Penn State Football’s Snowballing Losses Prevent Jump From ‘Great’ To ‘Elite’
On Saturday, Penn State football dropped its second consecutive contest in a three-week span after falling to Illinois in a nine-overtime slugfest at Beaver Stadium. Despite clearly being the better team on paper through the first six weeks of the season, the Nittany Lions looked uninspired and flat from the opening kick to the final whistle.
While Penn State clearly had several limiting factors contributing to the loss including a visibly banged up starting quarterback and the void of its most disruptive run-stopper in PJ Mustipher, the defeat marked the sixth time in James Franklin’s eight-year tenure that his squad has suffered back-to-back losses in the same campaign.
Over the span, the Nittany Lions have typically lost games following prior defeats to notably worse opponents. In 2014, Franklin’s first season in Happy Valley, Penn State lost four consecutive games spanning from late September to early November. At the peak of the winless stretch, Franklin’s squad lost a double-overtime heartbreaker at the hands of the eventual National Champions in Ohio State.
The contest didn’t just scare Urban Meyer’s historic squad. Instead, it gave him and his staff the largest threat to jeopardizing their impressive 14-1 championship run, resulting in the first title of the playoff era.
Despite falling in dramatic fashion, the showing demonstrated the Nittany Lions’ ability to hang with the nation’s best, despite its inability to climb over the hump.
A week later, Penn State suffered an inexcusable, one-point loss to a subpar Maryland team that finished the season with five losses. For reference, in the same campaign, Maryland lost to the Buckeyes by a convincing 21-point margin.
The four-game losing sequence once again held true in 2015, but subsided in 2016, resulting in a Big Ten Championship victory and Franklin’s most successful season in Happy Valley to date.
Since Penn State’s most accomplished post-sanction season, the common theme has persisted. In four of the last five campaigns, Franklin and Co. haven’t been able to shake initial losses and seamlessly pivot back into winning form.
In both 2017 and 2018, talented offenses catapulted the Nittany Lions into the thick of the midseason top-10 rankings, but two respective one-point losses to Ohio State each year carried into the following games and consequently ended the program’s playoff hopes in matchups it otherwise should have won.
The two teams faced a down Michigan State program following both losses to the Buckeyes, but Franklin’s team was simply out-coached and unprepared in both instances after suffering its first blemish in the loss column.
If the Nittany Lions were to hurdle the Spartans in 2017’s devastating three-point loss in East Lansing, the team would have almost certainly represented the Big Ten in the College Football Playoff, despite losing the previous road battle in Columbus.
Moreover, if Penn State could’ve outperformed Mark Dantonio’s group in 2018, it would have likely earned its third consecutive New Year’s Six bid with a 10-2 regular-season record. While James Franklin’s 20-6 record throughout the two-season span is certainly impressive, the pair of losses to unranked teams undoubtedly cost the program a shot at larger aspirations.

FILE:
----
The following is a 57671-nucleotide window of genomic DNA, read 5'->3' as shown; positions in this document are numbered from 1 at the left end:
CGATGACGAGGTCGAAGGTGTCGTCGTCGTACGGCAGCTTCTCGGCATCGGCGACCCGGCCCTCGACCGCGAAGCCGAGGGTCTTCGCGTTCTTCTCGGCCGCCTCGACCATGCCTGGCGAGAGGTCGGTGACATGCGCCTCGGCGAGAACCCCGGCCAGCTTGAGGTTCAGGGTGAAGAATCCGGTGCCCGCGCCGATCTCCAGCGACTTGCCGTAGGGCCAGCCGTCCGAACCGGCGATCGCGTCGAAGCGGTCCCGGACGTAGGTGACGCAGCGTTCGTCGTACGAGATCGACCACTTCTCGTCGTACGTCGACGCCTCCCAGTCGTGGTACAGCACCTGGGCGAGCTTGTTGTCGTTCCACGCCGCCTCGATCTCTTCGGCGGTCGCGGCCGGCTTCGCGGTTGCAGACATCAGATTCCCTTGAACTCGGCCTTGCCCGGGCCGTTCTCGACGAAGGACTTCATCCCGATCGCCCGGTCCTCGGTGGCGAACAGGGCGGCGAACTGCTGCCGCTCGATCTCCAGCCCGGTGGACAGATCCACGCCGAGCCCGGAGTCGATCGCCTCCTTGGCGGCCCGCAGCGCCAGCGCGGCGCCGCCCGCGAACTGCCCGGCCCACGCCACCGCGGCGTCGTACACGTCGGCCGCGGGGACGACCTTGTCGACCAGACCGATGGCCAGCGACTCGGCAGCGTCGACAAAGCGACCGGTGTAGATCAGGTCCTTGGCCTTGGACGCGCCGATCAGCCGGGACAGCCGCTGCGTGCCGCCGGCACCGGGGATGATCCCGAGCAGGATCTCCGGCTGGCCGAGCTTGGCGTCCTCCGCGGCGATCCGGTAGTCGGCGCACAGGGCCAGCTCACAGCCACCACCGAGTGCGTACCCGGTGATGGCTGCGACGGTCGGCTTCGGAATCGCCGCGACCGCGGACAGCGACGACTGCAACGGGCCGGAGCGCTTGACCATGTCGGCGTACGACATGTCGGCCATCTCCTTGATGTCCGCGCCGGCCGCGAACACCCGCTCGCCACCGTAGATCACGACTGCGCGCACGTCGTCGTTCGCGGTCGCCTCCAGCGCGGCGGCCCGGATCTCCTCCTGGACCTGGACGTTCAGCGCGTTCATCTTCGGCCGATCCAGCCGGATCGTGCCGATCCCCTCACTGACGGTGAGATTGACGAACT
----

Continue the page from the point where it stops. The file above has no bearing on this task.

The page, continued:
After Penn State’s emotional loss to Ohio State in 2018, Franklin opened his postgame press conference with a fiery rant highlighted by contrasting the differences between a “great” program, and one of “elite” caliber. Since then, the head coach has led his squad to a mundane 25-12 record, including an average 9-7 spurt in its last 16 games.
Under the direction of Franklin in 2020 and 2021, all of Penn State’s losses have been mounted in consecutive form. Last October, if the Nittany Lions were able to escape Bloomington with an early-season win over Indiana, it would’ve likely avoided its first losing season since 2004. Instead, the visibly defeated group let the poor taste linger leading to another four losses, with most coming against less-talented teams.
Similarly, if the Nittany Lions were to weather the storm two weeks ago against the Hawkeyes, the team would presumably be entering Saturday’s season-defining matchup in Columbus as one of college football’s few remaining undefeated squads.
Of course, any time Penn State plays Ohio State, Big Ten supremacy is at stake. But a spot as one of the final top four playoff teams is now almost certainly out the door, as no two-loss team has ever been selected for the final bracket by the 11-person committee.
For Penn State to move the needle towards being an annual playoff contender, Franklin needs to play his role better in righting the ship following setbacks. Until Penn State is able to reach the next level of consistency under the head coach’s lead, its goal of truly competing with the country’s best for a national championship will remain a pipe dream.
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About the Author
Our photographers were on hand to capture the sights of Penn State basketball’s return to Rec Hall.
A Cathedral Is Useless If You Never Hold Mass: Penn State Basketball Should Permanently Return To Rec Hall
Rec Hall is an intimidating place to play basketball and the Bryce Jordan Center simply is not. Why not make the switch?
“I’ve just been super interested ever since that first year trying to grow my personal THON story, get more connections to it, help as many people as I can, and be that person [my mom] is for other people.”